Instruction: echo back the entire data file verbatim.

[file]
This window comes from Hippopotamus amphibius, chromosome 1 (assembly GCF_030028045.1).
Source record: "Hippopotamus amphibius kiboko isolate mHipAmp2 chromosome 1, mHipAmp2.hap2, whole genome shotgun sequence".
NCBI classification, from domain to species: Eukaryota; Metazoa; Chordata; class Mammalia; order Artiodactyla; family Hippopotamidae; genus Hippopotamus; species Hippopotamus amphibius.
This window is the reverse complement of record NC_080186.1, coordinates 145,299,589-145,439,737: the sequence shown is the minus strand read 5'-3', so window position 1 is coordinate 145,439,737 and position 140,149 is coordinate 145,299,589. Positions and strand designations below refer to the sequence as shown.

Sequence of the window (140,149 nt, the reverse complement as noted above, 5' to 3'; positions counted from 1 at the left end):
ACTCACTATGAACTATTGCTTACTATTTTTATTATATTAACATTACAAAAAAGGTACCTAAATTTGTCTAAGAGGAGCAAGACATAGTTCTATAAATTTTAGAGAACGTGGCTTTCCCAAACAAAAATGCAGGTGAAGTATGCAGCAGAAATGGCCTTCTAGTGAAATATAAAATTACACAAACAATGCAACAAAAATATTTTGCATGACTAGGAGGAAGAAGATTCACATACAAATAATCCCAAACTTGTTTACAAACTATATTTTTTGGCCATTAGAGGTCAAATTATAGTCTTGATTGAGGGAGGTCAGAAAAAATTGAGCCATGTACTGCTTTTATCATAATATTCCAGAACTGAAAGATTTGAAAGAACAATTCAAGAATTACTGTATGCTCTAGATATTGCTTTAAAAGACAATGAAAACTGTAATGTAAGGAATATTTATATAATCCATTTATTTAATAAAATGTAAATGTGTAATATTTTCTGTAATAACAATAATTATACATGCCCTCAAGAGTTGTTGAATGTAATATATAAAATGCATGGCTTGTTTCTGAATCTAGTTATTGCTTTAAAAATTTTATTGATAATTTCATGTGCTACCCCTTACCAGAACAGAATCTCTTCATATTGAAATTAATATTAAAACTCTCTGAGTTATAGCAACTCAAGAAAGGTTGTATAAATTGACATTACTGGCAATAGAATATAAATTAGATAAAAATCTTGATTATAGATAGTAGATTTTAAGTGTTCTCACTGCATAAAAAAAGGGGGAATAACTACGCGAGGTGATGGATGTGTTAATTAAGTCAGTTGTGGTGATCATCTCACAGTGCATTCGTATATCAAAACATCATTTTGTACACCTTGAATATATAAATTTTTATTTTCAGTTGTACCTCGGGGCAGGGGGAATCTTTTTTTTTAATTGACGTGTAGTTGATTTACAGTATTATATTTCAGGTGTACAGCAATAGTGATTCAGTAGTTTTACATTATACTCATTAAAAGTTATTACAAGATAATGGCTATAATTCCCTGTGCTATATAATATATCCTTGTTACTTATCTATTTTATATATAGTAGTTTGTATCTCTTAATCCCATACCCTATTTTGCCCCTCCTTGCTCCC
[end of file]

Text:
This window comes from Hippopotamus amphibius, chromosome 1 (assembly GCF_030028045.1).
Source record: "Hippopotamus amphibius kiboko isolate mHipAmp2 chromosome 1, mHipAmp2.hap2, whole genome shotgun sequence".
NCBI classification, from domain to species: Eukaryota; Metazoa; Chordata; class Mammalia; order Artiodactyla; family Hippopotamidae; genus Hippopotamus; species Hippopotamus amphibius.
This window is the reverse complement of record NC_080186.1, coordinates 145,299,589-145,439,737: the sequence shown is the minus strand read 5'-3', so window position 1 is coordinate 145,439,737 and position 140,149 is coordinate 145,299,589. Positions and strand designations below refer to the sequence as shown.

Sequence of the window (140,149 nt, the reverse complement as noted above, 5' to 3'; positions counted from 1 at the left end):
ACTCACTATGAACTATTGCTTACTATTTTTATTATATTAACATTACAAAAAAGGTACCTAAATTTGTCTAAGAGGAGCAAGACATAGTTCTATAAATTTTAGAGAACGTGGCTTTCCCAAACAAAAATGCAGGTGAAGTATGCAGCAGAAATGGCCTTCTAGTGAAATATAAAATTACACAAACAATGCAACAAAAATATTTTGCATGACTAGGAGGAAGAAGATTCACATACAAATAATCCCAAACTTGTTTACAAACTATATTTTTTGGCCATTAGAGGTCAAATTATAGTCTTGATTGAGGGAGGTCAGAAAAAATTGAGCCATGTACTGCTTTTATCATAATATTCCAGAACTGAAAGATTTGAAAGAACAATTCAAGAATTACTGTATGCTCTAGATATTGCTTTAAAAGACAATGAAAACTGTAATGTAAGGAATATTTATATAATCCATTTATTTAATAAAATGTAAATGTGTAATATTTTCTGTAATAACAATAATTATACATGCCCTCAAGAGTTGTTGAATGTAATATATAAAATGCATGGCTTGTTTCTGAATCTAGTTATTGCTTTAAAAATTTTATTGATAATTTCATGTGCTACCCCTTACCAGAACAGAATCTCTTCATATTGAAATTAATATTAAAACTCTCTGAGTTATAGCAACTCAAGAAAGGTTGTATAAATTGACATTACTGGCAATAGAATATAAATTAGATAAAAATCTTGATTATAGATAGTAGATTTTAAGTGTTCTCACTGCATAAAAAAAGGGGGAATAACTACGCGAGGTGATGGATGTGTTAATTAAGTCAGTTGTGGTGATCATCTCACAGTGCATTCGTATATCAAAACATCATTTTGTACACCTTGAATATATAAATTTTTATTTTCAGTTGTACCTCGGGGCAGGGGGAATCTTTTTTTTTAATTGACGTGTAGTTGATTTACAGTATTATATTTCAGGTGTACAGCAATAGTGATTCAGTAGTTTTACATTATACTCATTAAAAGTTATTACAAGATAATGGCTATAATTCCCTGTGCTATATAATATATCCTTGTTACTTATCTATTTTATATATAGTAGTTTGTATCTCTTAATCCCATACCCTATTTTGCCCCTCCTTGCTCCC